August 24th, 2003 | PlayStation 2 | Review
Silent Hill 3
Konami adds some girl power to its horror series, but unfortunately murderous hellspawn are gender-neutral.


A teenager named Heather is drawn to the town of Silent Hill in a continuation of the first game in the series.

Silence is golden

Silent Hill is a scary game. Despite its somewhat outdated appearance, the game still packs its share of scares and "holy crap" moments that exploit our innate fear of the unknown. The human mind renders scarier images than the PS one could ever hope to, making each sound heard in the dark a potential threat. It’s this chilling sense of danger and immediacy that SH2 character motion designer and SH3 director Kazuhide Nakazawa has grown so fond of during the game’s development. If you found yourself longing for the raw brutality and intensity of the first game, you don’t have much to worry about with SH3. To paraphrase contemporary beatsmith DMX, "Nakazawa gon’ give it to ya."

Our protagonist is a girl named Heather Morris who becomes trapped in the series’ trademark "nightmare world" after a normal day at the mall. Heather eventually meets up with the rest of the cast — Douglas Cartland, the scruffy private eye, as well as black-clad cultist and full-time zealot Claudia Wolf. A couple other characters make the scene further down the road, but Spoilerville can be even scarier than the town of Silent Hill, even if the game’s overall plot doesn’t pack the same punch as its predecessors. But does it matter? Silent Hill games are played for one reason and one reason alone: to make you pee when you don’t want to pee, and it’s in this area that the game excels.

The game looks and plays much like a direct sequel to the original Silent Hill, and in most regards, it is. Whereas Silent Hill 2 acted as a sort of side-story in showing the effects that the town can have on those with messed up pasts of their own, Silent Hill 3 returns to the history of the town itself and the events that transpired in the original game. For this reason it is strongly advised that fans replay Silent Hill, although a decent plot synopsis will do in a pinch.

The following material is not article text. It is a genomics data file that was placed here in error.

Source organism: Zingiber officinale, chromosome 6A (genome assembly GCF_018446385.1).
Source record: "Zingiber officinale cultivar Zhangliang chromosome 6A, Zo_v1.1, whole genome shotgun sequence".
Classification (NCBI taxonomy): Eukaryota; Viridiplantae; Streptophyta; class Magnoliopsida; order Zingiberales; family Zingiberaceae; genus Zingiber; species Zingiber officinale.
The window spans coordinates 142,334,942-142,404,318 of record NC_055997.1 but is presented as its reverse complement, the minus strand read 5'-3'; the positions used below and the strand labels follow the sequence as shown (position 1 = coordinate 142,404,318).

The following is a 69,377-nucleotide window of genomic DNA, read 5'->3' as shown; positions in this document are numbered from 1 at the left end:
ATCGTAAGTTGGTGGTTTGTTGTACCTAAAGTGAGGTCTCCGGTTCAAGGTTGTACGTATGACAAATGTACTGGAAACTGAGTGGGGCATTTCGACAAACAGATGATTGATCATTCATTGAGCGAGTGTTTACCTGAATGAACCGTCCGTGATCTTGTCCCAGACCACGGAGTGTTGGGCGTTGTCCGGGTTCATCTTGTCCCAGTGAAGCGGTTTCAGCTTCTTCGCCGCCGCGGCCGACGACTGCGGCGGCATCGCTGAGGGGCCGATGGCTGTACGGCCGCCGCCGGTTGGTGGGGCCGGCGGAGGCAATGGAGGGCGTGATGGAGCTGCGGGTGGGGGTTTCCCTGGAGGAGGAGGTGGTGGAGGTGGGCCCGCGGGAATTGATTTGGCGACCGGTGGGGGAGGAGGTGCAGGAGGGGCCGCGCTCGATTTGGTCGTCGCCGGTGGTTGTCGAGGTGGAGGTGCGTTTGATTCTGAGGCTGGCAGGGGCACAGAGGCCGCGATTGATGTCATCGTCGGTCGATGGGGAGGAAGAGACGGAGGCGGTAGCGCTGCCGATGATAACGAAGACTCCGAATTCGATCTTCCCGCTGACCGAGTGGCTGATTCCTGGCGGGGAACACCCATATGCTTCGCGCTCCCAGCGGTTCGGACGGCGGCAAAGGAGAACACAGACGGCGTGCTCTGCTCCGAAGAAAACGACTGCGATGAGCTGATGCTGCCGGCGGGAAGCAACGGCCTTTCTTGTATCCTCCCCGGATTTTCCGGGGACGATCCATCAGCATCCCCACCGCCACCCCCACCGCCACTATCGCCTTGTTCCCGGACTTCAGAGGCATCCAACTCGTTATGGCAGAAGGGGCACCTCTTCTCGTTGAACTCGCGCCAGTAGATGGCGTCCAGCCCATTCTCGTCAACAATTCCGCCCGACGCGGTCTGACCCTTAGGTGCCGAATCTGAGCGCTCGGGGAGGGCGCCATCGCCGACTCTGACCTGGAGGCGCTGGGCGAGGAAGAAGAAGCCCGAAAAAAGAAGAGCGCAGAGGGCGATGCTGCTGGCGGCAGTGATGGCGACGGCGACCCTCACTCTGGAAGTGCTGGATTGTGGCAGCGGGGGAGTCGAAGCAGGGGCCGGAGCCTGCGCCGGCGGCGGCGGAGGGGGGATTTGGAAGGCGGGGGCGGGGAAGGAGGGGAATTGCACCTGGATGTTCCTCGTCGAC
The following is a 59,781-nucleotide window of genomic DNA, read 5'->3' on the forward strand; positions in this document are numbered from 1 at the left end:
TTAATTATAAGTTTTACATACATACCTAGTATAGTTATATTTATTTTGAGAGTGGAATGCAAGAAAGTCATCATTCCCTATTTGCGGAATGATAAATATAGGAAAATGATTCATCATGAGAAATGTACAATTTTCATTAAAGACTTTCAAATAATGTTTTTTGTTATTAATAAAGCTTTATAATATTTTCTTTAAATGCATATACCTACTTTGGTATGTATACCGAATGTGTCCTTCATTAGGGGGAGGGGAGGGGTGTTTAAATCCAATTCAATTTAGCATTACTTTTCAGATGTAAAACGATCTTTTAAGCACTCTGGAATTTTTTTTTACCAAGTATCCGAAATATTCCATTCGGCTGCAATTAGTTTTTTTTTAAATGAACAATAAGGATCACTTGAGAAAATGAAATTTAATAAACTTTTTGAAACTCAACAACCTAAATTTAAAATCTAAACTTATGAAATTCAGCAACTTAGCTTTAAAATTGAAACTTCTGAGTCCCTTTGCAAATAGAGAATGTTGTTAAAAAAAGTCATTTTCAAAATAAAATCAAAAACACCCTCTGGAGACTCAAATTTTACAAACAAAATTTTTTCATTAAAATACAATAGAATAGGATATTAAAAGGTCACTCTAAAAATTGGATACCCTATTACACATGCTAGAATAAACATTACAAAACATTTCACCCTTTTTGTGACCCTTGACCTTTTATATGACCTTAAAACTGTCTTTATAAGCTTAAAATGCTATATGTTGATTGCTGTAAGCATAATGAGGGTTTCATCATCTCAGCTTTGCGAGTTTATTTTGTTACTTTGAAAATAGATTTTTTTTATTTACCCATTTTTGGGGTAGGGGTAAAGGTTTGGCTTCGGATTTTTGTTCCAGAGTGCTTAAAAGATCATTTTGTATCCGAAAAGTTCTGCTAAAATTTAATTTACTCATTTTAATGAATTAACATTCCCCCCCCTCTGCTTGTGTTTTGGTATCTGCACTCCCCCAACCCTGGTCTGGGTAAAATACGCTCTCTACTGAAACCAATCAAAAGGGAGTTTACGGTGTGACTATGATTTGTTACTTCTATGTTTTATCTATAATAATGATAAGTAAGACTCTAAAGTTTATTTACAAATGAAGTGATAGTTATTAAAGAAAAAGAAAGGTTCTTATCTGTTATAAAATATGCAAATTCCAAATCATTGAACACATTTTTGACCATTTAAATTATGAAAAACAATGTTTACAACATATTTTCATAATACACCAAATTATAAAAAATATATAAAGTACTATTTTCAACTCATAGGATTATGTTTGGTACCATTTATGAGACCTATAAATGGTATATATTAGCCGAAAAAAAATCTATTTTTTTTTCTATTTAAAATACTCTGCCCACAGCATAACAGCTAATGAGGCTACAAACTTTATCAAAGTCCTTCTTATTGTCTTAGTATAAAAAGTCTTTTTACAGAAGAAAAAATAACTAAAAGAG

Gameplay remains virtually unchanged from previous entries in the series. As expected, Heather walks, runs, shoots, and beats down disfigured lumps of flesh with all the strength of a teenage girl, but takes in the charm of the Otherworld with a smidgen more attitude than Harry or James. This serves to exemplify the (lack of) abilities of an ordinary person under extreme duress, which in this case can be considered anything from downing blood-soaked dopplegangers to evading bandaged dogs that bite you gangsta style. It’s freaky shit, and it belongs there inside equally freaky environments.

While it’s not the same graphical leap made between the first two games, there’s still been a decent jump in visual quality, specifically in the monsters. This old silicon dog has even been taught a few new tricks whose effects are so well implemented that all you can do is sit and stare, even if it costs Heather a pint or two. One specific trick that was developed just for SH3 can be seen on several occasions, and is the driving effect behind one of the game’s creepier moments. Hint: it’s in the hospital.